Anybody that has either themselves, or has seen a loved one go through cancer treatment can tell you of the fear that the uncertainty can bring; of the struggle, both mentally and physically, that comes along with the diagnosis and what follows on the path to recovery. For many, some of that can be quelled by a simple gesture, the extension of a supportive hand; in knowing that you’re not in it alone.
On Friday, Red Sox Nation was floored by an unexpected announcement. Manager John Farrell revealed that he had been diagnosed with Stage 1 lymphoma; and would be stepping away from the team for the rest of the season to focus on his recovery. As part of his treatment, he will be required to undergo three 21-day cycles of chemotherapy.
Farrell’s first session began on Tuesday at Massachusetts General Hospital. As he arrived early that morning, he did not do so alone. By his side was Cleveland Indians manager Terry Francona and bench coach Brad Mills.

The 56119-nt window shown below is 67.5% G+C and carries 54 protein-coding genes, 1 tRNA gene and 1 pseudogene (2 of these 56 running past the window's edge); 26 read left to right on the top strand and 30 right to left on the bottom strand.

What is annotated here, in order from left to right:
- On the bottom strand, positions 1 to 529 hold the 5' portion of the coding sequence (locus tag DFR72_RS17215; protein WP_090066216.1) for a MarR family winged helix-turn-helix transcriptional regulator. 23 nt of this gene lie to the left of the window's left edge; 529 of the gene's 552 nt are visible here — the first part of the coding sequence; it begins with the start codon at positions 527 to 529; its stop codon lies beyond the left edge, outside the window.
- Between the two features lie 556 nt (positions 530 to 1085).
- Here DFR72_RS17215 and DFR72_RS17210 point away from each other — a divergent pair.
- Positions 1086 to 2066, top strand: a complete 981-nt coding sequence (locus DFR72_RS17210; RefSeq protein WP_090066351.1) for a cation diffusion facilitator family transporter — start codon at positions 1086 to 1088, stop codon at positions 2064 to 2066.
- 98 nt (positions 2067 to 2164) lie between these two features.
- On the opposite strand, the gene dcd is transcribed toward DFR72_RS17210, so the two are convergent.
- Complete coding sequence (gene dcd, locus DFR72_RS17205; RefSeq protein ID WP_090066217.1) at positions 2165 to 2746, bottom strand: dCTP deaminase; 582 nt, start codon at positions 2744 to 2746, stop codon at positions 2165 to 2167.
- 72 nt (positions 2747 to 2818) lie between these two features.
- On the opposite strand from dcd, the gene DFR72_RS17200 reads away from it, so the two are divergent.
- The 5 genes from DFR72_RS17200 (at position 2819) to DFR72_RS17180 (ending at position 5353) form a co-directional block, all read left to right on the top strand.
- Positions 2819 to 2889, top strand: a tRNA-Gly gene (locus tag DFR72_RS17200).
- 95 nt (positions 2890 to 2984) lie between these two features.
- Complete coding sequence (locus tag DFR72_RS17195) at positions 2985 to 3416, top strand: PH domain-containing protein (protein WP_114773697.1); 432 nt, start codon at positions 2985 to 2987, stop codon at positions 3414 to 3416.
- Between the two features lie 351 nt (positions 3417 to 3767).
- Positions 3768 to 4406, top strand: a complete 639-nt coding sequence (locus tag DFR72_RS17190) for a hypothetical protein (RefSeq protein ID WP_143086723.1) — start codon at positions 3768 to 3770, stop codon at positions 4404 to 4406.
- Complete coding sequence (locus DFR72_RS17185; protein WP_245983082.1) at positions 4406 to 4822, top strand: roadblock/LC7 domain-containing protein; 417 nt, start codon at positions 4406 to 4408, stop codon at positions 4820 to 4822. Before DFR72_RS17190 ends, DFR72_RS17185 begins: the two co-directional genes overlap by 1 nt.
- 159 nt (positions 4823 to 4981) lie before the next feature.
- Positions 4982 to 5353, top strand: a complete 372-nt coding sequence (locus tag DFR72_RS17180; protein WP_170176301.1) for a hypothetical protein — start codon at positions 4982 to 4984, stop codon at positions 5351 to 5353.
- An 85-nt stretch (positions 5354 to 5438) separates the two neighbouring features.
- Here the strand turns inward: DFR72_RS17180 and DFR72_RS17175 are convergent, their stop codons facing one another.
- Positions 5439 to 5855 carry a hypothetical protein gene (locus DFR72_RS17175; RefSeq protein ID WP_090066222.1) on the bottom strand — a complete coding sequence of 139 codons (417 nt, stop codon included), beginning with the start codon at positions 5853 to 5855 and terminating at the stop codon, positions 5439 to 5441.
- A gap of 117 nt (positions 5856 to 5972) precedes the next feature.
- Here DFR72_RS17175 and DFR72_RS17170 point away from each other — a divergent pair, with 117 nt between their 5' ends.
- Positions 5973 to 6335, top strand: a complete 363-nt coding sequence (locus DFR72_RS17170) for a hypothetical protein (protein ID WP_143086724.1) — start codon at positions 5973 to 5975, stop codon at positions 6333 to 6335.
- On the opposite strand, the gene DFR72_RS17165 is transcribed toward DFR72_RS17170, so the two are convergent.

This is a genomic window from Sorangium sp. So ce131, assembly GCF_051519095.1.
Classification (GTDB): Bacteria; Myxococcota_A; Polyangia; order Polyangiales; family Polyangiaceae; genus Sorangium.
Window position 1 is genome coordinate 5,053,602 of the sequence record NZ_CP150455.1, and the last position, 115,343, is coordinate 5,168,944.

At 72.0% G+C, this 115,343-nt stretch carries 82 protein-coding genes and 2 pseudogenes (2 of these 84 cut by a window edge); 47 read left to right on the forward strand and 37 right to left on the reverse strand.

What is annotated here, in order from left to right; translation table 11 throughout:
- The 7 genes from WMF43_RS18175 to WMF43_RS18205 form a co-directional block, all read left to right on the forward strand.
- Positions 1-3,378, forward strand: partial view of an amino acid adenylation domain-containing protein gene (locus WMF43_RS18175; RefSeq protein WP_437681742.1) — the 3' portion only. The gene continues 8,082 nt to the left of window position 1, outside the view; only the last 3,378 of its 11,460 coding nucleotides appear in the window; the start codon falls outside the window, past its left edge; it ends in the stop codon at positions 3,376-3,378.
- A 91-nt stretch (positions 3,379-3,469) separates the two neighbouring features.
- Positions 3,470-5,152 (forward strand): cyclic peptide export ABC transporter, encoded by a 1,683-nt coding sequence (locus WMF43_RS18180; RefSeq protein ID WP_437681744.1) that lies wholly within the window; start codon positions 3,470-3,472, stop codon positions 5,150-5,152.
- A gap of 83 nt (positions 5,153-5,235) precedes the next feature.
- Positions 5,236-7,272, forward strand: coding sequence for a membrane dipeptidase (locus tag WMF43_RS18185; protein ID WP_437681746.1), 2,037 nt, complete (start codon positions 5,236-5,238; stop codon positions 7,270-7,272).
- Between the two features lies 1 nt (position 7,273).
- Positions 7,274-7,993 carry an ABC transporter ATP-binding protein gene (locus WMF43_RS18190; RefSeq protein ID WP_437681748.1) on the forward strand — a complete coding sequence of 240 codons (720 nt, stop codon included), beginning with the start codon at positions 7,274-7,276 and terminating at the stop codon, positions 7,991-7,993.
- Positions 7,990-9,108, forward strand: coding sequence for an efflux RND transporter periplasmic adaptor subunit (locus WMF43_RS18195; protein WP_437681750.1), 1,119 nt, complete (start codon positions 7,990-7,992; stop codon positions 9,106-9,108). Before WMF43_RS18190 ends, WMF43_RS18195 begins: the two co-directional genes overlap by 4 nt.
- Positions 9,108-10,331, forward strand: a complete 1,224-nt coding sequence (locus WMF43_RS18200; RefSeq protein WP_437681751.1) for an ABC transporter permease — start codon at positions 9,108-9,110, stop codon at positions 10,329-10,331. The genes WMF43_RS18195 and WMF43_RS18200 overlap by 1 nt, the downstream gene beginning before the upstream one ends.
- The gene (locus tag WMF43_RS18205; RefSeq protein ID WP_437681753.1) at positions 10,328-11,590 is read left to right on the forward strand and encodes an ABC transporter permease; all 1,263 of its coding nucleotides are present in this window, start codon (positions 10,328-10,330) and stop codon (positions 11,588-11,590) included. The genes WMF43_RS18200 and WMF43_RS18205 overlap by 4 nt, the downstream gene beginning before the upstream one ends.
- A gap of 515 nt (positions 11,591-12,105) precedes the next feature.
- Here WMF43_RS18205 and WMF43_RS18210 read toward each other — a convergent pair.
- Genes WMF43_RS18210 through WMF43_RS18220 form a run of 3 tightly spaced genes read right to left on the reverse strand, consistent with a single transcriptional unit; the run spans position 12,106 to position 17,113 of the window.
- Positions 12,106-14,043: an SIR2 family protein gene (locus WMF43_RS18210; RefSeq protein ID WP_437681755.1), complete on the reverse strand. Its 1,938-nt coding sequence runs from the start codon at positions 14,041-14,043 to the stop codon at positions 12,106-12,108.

The Indians were in Boston for a series against the Red Sox, though this was a gesture that went far deeper than a simple extension of support for a fellow manager. Francona and Farrell’s bond goes far deeper than that.
Prior to taking over as manager of the Indians, Francona had served in the same role with the Red Sox. Infamous for breaking the Curse of the Bambino, he won two World Series. Farrell was on the staff for one of those championships, serving as pitching coach. Mills was on the staff for both. Farrell and Francona had also spent time as teammates during their playing career, crossing paths on the Indians roster in 1988. Over the decades, they bonded, forming a close and enduring friendship.
As such, it should come as no surprise that both Mills and Francona stood by Farrell during his time of need. According to Francona, they spent much of the time reminiscing, telling stories, as old friends often do.
“He’s my friend,” Francona said of Farrell. “Millsie is every bit the friend to everyone. I appreciated Millsie doing that. I think John was happy to see him.
I was glad under the circumstances we could be there. Sometimes things happen in strange ways. I feel grateful, for whatever reason, we got to be here.”
Although what most see can be found on the boxscores, baseball about is much more than wins, runs, outs and innings. If Francona and Mills’ gesture teaches us anything, it is that baseball is a fraternity, where sometimes there are things more important, at least for a time, than the logo on your cap. In the game of life, sometimes everybody can use the support of a teammate.